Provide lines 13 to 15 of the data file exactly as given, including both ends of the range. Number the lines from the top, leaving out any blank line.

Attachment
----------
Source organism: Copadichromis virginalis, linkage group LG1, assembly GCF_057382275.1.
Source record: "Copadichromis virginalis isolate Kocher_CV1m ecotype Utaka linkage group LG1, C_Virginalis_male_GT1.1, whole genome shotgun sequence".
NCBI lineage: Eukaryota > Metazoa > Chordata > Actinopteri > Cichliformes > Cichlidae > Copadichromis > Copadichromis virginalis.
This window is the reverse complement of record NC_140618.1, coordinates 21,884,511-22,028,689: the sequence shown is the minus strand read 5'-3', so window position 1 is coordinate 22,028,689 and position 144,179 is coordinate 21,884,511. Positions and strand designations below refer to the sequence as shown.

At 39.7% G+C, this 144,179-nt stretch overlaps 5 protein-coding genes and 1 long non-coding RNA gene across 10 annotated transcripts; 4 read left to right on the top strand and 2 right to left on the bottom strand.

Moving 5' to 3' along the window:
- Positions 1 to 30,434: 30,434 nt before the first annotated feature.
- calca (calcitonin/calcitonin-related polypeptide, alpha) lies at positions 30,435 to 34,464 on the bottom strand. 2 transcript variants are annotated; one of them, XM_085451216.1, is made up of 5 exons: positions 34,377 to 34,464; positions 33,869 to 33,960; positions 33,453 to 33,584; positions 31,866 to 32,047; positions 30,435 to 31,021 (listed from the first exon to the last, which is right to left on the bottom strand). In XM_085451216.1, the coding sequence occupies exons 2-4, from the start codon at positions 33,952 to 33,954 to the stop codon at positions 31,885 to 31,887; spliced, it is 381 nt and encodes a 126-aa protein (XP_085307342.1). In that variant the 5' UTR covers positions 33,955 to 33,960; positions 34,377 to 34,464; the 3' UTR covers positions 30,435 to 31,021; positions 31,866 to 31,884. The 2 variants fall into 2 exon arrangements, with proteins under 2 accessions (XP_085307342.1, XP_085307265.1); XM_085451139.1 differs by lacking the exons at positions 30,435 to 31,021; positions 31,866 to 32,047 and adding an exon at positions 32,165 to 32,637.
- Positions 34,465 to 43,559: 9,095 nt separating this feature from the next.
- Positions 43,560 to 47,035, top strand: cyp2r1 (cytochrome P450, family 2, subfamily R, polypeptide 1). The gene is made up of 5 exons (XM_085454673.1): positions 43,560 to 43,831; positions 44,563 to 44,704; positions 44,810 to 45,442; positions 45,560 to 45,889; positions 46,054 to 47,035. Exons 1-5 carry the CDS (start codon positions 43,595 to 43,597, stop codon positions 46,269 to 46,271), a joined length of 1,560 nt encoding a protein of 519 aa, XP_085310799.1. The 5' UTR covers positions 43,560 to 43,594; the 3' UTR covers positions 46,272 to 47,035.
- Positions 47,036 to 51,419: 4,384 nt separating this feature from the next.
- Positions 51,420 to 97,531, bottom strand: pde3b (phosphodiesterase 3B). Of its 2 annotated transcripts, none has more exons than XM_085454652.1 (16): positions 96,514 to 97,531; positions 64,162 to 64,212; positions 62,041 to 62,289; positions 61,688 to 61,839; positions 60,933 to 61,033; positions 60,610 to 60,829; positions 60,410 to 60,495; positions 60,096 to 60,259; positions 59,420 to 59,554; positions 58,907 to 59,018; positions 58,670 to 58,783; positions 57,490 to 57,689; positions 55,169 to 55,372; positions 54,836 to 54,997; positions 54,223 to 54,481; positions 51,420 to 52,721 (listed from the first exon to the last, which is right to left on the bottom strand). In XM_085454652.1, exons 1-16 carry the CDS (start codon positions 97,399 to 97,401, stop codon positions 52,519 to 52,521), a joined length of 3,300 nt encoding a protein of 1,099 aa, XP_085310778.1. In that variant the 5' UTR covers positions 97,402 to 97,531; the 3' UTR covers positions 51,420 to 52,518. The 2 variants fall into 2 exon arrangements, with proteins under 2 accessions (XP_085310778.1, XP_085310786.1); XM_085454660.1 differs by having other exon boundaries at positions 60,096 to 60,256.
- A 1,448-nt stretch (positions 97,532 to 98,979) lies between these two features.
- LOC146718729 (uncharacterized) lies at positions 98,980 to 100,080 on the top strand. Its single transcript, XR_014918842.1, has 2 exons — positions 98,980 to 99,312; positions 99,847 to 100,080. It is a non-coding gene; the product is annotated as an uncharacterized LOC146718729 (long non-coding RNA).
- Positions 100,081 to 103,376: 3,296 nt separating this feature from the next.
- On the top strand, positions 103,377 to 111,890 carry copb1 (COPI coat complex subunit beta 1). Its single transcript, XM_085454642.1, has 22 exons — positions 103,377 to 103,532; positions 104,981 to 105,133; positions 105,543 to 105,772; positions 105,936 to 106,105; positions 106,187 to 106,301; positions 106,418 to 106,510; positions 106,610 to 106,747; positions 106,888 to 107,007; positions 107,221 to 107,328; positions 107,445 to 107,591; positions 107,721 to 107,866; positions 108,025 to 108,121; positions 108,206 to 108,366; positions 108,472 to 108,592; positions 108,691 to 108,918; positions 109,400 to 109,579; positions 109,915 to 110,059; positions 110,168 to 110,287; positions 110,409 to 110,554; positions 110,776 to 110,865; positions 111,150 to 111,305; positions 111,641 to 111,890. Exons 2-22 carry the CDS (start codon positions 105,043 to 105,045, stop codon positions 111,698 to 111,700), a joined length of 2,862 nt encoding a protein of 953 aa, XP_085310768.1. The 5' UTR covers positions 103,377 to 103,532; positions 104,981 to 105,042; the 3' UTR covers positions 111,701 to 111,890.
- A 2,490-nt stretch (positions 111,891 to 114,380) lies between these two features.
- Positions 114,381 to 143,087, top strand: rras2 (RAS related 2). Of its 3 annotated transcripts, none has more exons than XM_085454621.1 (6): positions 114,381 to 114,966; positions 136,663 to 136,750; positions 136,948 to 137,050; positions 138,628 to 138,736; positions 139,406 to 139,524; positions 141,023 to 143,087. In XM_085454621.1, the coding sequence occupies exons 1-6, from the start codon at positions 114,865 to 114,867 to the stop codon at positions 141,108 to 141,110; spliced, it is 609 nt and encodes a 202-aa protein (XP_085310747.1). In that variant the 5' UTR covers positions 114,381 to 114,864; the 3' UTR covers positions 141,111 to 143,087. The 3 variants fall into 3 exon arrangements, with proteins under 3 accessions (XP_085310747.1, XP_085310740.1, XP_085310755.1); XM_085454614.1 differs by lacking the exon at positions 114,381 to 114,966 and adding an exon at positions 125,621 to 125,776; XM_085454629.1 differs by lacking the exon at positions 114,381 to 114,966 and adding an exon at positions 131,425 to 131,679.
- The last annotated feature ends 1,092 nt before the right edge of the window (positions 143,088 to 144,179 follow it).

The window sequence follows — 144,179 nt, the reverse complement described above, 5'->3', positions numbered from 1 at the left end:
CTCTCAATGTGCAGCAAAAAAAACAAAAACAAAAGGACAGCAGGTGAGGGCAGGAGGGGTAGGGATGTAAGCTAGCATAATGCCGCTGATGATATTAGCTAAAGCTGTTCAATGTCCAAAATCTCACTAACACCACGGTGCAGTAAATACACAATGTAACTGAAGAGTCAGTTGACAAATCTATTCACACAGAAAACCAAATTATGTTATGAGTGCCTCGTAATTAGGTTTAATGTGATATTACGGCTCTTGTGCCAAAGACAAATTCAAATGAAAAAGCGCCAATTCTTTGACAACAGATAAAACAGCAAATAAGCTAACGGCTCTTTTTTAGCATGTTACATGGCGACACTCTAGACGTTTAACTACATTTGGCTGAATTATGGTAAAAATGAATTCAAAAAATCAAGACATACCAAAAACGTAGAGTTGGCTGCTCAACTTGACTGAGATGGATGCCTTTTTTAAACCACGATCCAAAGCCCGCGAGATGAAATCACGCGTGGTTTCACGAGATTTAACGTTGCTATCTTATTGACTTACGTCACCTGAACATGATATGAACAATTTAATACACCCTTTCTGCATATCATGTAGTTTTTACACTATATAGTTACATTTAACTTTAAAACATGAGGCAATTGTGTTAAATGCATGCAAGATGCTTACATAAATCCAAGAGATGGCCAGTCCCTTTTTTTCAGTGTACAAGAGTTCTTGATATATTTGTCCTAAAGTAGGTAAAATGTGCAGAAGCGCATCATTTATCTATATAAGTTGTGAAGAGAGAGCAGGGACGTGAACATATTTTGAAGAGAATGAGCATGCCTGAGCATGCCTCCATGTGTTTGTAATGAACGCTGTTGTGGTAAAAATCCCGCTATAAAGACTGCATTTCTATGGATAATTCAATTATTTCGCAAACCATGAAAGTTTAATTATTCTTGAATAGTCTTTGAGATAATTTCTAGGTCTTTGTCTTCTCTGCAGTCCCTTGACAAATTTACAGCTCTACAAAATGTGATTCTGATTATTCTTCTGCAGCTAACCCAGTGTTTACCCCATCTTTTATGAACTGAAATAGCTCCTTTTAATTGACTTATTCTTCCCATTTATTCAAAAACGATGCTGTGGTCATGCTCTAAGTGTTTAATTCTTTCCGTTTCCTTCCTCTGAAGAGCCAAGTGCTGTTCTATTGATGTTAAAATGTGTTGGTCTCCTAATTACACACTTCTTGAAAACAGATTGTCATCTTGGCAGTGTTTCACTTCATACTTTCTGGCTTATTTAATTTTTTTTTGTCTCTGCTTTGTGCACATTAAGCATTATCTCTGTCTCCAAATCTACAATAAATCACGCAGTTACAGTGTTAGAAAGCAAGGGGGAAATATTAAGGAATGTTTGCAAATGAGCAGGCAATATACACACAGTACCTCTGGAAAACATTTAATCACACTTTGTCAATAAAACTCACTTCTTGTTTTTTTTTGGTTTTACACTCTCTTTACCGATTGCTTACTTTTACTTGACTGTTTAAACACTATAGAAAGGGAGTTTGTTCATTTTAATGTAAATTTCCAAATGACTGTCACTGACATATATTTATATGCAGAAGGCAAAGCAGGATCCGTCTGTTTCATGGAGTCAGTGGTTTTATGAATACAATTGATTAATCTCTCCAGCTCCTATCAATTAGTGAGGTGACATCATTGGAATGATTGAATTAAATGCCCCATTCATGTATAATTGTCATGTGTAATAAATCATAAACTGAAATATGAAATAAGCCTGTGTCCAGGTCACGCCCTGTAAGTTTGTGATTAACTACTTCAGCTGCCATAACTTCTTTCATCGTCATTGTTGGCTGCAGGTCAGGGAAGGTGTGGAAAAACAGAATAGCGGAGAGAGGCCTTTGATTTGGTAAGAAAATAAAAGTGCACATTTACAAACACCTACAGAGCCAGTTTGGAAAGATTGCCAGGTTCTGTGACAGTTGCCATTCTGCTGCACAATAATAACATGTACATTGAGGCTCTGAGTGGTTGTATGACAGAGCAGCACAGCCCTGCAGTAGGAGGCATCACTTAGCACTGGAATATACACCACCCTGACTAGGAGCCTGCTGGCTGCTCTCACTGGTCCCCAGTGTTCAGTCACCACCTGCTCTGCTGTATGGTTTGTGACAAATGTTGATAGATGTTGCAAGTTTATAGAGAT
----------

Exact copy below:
- A 1,448-nt stretch (positions 97,532 to 98,979) lies between these two features.
- LOC146718729 (uncharacterized) lies at positions 98,980 to 100,080 on the top strand. Its single transcript, XR_014918842.1, has 2 exons — positions 98,980 to 99,312; positions 99,847 to 100,080. It is a non-coding gene; the product is annotated as an uncharacterized LOC146718729 (long non-coding RNA).
- Positions 100,081 to 103,376: 3,296 nt separating this feature from the next.